Last week, MetroPCS, the nation’s fifth-largest wireless provider, announced a new scheme under which MetroPCS — not its customers — will decide which Internet sites and services are important. MetroPCS is advertising unlimited talk, text, “Web browsing” and YouTube at a base price of $40 per month -- with all other uses only available on higher tiers at a higher cost. The plans would effectively create a “walled garden” that excludes Skype, Netflix and other popular consumer Internet services, putting those service providers at a competitive disadvantage and restricting consumer choice and innovation.
Free Press Policy Counsel M. Chris Riley made the following statement:
"The FCC’s mobile broadband loopholes adopted in its December Net Neutrality order are already leading to anti-competitive, anti-consumer practices. The agency must act quickly to investigate MetroPCS’s service plans before similar blocking and content-based discrimination on wireless networks becomes an industry-wide problem.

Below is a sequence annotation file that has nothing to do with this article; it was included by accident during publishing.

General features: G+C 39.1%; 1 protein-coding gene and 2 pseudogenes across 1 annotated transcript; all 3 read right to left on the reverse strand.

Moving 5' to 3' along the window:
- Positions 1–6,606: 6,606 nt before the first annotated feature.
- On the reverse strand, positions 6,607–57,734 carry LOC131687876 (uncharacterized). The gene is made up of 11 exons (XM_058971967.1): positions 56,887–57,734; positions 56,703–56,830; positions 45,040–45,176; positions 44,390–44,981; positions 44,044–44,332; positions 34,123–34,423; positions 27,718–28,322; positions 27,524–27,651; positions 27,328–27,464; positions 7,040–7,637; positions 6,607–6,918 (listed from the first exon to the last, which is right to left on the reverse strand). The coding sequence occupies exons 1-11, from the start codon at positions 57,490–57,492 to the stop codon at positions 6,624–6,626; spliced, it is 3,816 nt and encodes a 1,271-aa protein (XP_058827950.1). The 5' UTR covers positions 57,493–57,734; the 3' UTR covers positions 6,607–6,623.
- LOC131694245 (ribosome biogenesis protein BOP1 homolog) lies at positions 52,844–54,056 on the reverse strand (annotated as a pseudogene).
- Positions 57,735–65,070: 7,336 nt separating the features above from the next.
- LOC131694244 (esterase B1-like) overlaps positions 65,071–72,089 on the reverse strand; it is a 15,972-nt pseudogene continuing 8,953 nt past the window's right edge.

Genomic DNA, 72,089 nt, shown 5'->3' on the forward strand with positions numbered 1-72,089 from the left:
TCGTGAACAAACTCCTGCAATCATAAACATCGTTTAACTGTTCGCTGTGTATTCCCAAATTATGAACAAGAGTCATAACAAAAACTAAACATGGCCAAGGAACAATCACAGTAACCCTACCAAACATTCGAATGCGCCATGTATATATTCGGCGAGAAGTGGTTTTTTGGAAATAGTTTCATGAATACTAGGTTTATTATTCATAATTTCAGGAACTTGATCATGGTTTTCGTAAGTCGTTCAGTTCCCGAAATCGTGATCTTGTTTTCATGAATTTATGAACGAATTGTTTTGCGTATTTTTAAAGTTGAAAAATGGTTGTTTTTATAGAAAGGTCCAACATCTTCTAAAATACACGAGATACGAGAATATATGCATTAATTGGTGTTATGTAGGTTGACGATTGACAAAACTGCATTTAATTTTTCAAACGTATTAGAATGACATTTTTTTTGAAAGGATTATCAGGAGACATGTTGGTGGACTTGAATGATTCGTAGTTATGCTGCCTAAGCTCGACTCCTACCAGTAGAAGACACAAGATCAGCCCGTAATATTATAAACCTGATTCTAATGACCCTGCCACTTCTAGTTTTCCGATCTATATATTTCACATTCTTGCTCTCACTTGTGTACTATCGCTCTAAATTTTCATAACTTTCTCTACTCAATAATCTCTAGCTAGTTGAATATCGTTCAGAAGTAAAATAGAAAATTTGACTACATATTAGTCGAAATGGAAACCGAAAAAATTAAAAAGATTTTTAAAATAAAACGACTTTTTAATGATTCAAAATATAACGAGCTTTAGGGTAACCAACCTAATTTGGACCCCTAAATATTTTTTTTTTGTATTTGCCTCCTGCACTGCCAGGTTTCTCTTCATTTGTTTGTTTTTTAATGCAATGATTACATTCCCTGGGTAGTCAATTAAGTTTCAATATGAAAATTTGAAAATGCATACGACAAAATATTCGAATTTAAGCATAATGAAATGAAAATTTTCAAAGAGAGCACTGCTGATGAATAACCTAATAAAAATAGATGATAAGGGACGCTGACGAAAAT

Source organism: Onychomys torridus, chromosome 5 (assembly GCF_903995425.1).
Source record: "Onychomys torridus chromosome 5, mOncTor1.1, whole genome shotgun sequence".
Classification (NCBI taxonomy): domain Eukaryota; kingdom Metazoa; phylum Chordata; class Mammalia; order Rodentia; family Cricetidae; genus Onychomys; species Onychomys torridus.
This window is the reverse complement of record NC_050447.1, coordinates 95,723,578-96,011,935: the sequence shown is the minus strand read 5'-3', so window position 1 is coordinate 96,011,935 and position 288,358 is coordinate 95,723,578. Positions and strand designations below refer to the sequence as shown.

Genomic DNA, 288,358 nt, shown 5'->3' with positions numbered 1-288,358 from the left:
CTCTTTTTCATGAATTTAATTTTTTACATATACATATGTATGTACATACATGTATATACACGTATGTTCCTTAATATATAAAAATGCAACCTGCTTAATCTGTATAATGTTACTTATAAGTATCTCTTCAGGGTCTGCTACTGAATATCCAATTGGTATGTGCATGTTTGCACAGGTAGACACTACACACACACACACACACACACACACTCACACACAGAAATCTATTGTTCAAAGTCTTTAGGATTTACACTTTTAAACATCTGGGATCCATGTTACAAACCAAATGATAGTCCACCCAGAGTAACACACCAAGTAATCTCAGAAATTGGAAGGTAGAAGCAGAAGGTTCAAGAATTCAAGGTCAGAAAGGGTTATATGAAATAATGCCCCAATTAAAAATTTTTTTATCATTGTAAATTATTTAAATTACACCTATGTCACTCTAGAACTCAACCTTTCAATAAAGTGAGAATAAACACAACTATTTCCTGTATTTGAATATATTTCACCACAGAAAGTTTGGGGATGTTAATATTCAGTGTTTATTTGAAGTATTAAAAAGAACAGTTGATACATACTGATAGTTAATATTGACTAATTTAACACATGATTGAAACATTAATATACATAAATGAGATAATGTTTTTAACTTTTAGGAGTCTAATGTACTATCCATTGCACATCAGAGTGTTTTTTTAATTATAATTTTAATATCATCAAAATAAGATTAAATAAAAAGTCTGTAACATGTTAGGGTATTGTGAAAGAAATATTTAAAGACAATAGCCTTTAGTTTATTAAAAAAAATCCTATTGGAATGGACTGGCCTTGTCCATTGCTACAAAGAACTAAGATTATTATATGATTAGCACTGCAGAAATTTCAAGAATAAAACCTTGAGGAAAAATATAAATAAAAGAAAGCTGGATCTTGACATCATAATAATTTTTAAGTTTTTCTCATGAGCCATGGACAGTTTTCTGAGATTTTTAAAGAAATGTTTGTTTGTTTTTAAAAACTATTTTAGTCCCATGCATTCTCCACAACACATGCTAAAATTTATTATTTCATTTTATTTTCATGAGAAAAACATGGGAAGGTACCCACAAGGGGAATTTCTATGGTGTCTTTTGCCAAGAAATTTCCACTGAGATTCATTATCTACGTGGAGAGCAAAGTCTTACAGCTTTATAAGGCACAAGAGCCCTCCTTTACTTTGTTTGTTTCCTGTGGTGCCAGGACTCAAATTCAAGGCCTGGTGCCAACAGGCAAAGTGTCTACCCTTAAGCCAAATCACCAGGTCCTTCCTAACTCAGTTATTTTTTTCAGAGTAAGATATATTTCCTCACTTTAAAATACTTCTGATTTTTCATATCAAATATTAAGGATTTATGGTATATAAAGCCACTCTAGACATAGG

“MetroPCS's practices are particularly problematic because, as the company itself recognizes, it disproportionately serves lower-income subscribers, the same audience that is increasingly relying on mobile access to the Web. A walled garden in mobile broadband leaves a large number of Internet users on the wrong side of the digital divide.”
To view a copy of the letter, click here: http://www.freepress.net/resource/letter-urging-fcc-investigate-metropcs